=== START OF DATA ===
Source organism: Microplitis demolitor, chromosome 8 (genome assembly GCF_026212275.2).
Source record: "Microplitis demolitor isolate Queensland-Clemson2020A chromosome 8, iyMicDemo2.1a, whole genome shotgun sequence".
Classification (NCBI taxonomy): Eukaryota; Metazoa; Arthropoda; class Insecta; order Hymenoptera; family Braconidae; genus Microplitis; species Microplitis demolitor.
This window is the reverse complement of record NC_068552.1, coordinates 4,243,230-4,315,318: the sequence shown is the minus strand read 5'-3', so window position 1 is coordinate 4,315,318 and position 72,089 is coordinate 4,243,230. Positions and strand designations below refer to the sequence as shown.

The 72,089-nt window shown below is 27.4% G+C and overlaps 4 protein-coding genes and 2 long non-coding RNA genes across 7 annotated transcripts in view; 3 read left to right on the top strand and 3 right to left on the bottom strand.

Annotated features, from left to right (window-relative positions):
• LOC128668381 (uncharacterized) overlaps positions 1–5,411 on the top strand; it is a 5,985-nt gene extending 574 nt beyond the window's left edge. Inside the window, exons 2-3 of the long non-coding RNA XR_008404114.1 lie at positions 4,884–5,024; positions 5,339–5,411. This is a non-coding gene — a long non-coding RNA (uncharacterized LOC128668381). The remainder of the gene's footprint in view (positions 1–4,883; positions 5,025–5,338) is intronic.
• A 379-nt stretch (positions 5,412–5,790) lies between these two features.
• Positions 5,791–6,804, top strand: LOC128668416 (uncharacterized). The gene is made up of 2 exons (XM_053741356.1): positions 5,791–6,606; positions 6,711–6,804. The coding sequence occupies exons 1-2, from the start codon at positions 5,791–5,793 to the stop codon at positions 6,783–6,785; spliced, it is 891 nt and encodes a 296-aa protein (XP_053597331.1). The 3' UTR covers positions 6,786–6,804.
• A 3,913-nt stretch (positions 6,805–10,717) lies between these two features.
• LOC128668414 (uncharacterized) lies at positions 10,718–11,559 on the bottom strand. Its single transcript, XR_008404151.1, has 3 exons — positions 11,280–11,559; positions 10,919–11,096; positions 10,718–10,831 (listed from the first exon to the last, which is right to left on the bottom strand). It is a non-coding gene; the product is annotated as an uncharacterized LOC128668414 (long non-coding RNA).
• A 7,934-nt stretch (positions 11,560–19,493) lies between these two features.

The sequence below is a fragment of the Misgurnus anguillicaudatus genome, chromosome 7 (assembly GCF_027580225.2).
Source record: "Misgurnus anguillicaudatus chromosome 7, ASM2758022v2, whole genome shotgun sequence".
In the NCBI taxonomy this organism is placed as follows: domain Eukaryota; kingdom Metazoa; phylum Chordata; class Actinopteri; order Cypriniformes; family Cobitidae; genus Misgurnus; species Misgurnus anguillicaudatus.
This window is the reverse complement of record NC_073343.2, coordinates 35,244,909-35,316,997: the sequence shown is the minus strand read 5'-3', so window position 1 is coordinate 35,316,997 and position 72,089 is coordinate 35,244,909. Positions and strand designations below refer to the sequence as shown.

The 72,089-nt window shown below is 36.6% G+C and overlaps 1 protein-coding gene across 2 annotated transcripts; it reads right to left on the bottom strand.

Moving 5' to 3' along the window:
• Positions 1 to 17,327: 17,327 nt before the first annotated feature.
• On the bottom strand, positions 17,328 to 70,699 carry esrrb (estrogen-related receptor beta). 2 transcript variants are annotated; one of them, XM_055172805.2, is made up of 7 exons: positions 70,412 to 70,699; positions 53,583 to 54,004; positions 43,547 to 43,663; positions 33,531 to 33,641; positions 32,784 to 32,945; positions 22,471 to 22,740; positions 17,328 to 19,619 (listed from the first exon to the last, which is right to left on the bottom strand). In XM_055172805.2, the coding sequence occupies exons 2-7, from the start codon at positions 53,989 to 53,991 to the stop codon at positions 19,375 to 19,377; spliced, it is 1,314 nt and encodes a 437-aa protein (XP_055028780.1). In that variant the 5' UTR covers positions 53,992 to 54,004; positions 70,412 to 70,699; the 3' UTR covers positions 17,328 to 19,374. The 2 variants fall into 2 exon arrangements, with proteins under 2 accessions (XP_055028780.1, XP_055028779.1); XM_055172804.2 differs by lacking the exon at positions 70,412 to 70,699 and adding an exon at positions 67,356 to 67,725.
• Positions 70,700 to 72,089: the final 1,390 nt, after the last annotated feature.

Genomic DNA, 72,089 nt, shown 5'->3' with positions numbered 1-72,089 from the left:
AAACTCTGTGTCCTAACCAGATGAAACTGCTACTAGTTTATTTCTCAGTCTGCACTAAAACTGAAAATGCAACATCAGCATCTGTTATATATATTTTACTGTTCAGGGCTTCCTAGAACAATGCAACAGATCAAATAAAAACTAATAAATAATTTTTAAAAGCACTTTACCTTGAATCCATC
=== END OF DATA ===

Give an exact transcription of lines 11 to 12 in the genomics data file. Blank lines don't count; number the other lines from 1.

• LOC128668414 (uncharacterized) lies at positions 10,718–11,559 on the bottom strand. Its single transcript, XR_008404151.1, has 3 exons — positions 11,280–11,559; positions 10,919–11,096; positions 10,718–10,831 (listed from the first exon to the last, which is right to left on the bottom strand). It is a non-coding gene; the product is annotated as an uncharacterized LOC128668414 (long non-coding RNA).
• A 7,934-nt stretch (positions 11,560–19,493) lies between these two features.